As Mike say it is very important to have a kind of VEE Programmer's Manual.
If it is used, the documentation can be reduced. Very quickly, some norms we use are:
- Source code:
In general using lowercase characters.
- Names of global variables:
- Name of User Functions and User Objects:
- UF: F_name_of_the_function (lowercase)
- UO: NAME_OF_USER_OBJECT (uppercase)
- We use to copy (if possible) the content of the formula BOX or the VEE object in its name. In such a way, it is possible to minimize all the object and see what they do.
- We use a different colour code for most specific VEE User Objects. Specially we use a specific different colour for:
- Objects that call User Functions.
- Objects that call User Objects.
- Objects that declare global variables.
- Objects which assign global variables to different values
- Objects with interface with the user (displays, selection objects).
- Objects with ActiveX controls.
- If we want to inform about the specific way to code, we use a Notepad (now it is easier with VEE 7.0), in the specific User Function or Object.
- We use to store functions in libraries to be reusable with a common functionality.
> -----Mensaje original-----
> De: Mike Groves [mailto:firstname.lastname@example.org]
> Enviado el: jueves, 17 de marzo de 2005 10:15
> Para: VRF
> Asunto: RE: [vrf] Does anyone document their programs???
> As some have already pointed out, there are many ways to document a
> VEE program, probably because there are many different needs of the
> recipients of these programs. In my case, I generally programmed by
> myself for the production test dept. My main reason for documenting
> a VEE program was so that sometime later I could fire up the source
> code and remember what was going through my head when I laid it out
> the way I did. (Of course, there were also ISO9000 requirements and
> the fact that I knew someday someone would have to follow behind me
> and try to make sense of my work.)
> I strongly agree that part of documenting a VEE program is creating
> UserObjects and UserFunctions that are NEAT(!) and orderly. No long
> wires roaming around the screen. No sequence lines joining boxes if
> they are not needed. Keep all UO's and UF's to ONE SCREEN. And many
> other things as well that make up clutter-free code. Trying to read
> VEE code that was well written, versus code that was poorly written
> is like night and day, even though they both may have done the same
> job. I also have a color scheme worked out that allows me to change
> the color of common types of objects for even easier readability.
> (Thanks Robert. I agree, the proper naming of your variables, pins,
> and boxes adds a LOT to the readablility of your VEE code.)
> I harp on this, because in my early VEE programming days, I had the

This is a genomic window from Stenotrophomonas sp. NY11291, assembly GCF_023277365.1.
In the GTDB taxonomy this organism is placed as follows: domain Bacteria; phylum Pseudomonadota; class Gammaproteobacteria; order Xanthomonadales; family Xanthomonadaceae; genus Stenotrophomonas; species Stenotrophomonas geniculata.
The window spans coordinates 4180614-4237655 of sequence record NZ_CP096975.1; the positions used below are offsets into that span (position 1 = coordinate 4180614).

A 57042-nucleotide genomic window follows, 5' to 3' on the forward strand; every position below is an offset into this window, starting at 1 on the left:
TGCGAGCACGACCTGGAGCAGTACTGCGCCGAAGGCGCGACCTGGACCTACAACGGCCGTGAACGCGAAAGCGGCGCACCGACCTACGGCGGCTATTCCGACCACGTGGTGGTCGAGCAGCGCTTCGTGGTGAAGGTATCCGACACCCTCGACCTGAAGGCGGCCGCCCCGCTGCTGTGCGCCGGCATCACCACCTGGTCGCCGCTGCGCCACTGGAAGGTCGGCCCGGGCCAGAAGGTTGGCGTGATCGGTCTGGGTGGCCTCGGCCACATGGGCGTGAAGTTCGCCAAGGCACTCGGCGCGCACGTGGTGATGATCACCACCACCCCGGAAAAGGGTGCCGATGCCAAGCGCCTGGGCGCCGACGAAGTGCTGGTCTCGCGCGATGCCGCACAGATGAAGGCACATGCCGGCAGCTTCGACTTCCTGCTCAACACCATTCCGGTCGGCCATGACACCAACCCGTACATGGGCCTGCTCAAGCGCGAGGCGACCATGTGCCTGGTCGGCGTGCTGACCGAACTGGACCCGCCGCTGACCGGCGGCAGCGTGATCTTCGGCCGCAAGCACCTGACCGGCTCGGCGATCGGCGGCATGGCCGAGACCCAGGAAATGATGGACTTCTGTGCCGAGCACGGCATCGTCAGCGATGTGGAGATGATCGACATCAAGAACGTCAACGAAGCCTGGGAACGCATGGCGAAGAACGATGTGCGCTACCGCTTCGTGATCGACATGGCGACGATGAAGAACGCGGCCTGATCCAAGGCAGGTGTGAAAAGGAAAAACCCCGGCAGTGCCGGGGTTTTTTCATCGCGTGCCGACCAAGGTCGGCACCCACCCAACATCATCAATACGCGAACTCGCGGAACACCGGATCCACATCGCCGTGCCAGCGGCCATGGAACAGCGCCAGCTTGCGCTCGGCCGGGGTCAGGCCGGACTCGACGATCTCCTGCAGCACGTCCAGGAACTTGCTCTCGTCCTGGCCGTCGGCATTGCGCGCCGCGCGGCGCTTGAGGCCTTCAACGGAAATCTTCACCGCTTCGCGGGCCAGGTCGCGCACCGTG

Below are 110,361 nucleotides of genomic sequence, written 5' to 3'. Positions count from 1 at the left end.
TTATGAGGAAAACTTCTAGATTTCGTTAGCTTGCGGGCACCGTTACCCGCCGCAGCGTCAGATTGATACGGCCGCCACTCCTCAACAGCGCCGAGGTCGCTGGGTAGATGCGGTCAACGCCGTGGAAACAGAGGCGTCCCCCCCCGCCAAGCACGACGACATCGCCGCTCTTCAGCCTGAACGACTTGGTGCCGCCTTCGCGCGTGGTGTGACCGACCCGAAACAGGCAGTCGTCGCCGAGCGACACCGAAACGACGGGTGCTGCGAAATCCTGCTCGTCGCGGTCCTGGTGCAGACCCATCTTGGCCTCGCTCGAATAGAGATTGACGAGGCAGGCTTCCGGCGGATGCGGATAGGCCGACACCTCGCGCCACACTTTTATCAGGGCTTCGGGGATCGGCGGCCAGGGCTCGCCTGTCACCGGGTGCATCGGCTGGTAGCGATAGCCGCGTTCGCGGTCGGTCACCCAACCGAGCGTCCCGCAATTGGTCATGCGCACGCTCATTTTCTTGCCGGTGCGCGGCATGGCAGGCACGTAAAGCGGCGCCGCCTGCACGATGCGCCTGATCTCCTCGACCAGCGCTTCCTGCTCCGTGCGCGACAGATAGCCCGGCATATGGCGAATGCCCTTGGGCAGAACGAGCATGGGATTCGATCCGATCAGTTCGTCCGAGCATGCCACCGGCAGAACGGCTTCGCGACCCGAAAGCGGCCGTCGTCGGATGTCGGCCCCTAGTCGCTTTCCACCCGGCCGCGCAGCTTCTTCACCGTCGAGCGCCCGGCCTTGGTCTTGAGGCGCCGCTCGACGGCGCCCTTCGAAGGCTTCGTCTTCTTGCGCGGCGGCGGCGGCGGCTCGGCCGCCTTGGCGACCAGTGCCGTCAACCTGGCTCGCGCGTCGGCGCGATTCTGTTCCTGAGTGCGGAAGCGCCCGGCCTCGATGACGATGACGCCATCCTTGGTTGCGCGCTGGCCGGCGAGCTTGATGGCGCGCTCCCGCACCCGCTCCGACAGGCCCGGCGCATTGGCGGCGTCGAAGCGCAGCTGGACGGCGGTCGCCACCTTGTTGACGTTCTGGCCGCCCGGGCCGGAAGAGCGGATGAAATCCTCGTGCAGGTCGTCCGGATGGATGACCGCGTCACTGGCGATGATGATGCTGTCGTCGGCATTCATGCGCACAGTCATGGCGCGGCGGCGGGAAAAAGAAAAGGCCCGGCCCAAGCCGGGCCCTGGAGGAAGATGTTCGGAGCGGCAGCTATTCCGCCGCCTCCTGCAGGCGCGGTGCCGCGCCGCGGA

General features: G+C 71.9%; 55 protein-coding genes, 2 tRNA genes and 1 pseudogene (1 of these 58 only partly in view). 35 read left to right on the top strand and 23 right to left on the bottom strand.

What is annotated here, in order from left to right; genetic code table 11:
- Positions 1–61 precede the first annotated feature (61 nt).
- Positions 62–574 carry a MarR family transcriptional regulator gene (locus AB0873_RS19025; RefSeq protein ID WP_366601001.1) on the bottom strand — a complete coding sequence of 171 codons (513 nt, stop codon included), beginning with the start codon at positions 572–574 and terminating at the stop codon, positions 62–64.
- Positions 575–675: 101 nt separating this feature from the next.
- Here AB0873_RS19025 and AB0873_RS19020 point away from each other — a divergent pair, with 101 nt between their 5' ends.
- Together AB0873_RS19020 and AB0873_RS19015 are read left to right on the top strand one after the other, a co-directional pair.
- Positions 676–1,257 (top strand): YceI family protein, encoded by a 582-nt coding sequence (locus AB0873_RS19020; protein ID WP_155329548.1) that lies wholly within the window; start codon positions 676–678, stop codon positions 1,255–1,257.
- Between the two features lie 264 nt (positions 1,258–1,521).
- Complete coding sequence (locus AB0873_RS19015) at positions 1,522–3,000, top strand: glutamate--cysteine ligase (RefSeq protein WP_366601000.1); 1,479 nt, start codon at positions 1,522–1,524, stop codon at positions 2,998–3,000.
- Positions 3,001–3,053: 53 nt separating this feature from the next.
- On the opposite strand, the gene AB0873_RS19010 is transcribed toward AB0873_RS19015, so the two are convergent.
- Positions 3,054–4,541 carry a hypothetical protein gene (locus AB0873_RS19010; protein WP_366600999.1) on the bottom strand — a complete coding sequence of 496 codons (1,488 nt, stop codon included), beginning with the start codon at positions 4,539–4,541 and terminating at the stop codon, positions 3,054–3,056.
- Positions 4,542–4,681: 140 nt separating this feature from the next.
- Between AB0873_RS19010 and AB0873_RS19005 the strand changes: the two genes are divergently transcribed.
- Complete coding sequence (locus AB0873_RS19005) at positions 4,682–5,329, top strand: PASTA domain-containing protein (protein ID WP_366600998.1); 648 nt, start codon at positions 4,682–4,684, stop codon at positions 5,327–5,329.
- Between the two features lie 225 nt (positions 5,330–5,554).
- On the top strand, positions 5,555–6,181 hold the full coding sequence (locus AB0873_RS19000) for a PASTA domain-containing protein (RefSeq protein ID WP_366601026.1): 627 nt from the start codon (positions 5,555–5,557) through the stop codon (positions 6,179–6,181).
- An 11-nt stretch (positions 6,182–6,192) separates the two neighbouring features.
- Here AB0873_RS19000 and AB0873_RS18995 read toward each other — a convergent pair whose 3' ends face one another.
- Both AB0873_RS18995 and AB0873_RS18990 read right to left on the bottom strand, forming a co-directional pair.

> (not so) glorious job of taking another programmer's spaghetti code
> and attempt to figure out what each object did, then clean it up so
> I could remember later exactly what it did and how it did it.
> Enough of that. OK, here is what I did to leave myself bread crumbs
> to refresh my mind as to what was happening in spots that were hard
> to follow. In the upper-left corner of every VEE object you'll find
> a "bar". Click on this and select "Description". Here you can leave
> as long or short a description of that object as you wish. In fact,
> in VEE 7 they FINALLY souped up this area and now allow you to have
> different fonts, colors, point sizes, use underlining and strikeout
> bold and/or script. All it's missing is a spell checker! Anyway the
> idea is to document your UO, UF, formula box, whatever, so that YOU
> can easily remember what it did and why it was even there.
> Since I didn't care to document every object, I needed a way to see
> that there was help available a couple of clicks away, so I decided
> to add an asterisk to the end of an object or function's name. This
> worked out extremely well and I've been doing it ever since. It was
> literally all the documentation I needed for 95% of the programming
> I did. I kept revision changes documented there, for the boxes that
> were affected. I even stored ideas there for improving that section
> at later time. Finally, I always used the "Description" area of the
> Main screen to keep my top-level documentation for the whole thing.
> It sometimes got quite long, but it had the whole revision history,
> functionality, etc, and (unlike a Notepad box), I was not concerned
> how long it got. And as added benefit, I could never misplace it!
> Well, you asked for "details", so I included a lot. (Others here on
> the VRF know I can get long-winded at times.) I sincerely hope this
> helps and wish you the very best.
> Mike Groves
> -----Original Message-----
> From: maria gershman [mailto:email@example.com]
> Sent: Wednesday, March 16, 2005 8:00 PM
> To: VRF
> Subject: [vrf] Does anyone document their programs???
> Greetings vrf,
> Can you please describe with details how you document your programs?
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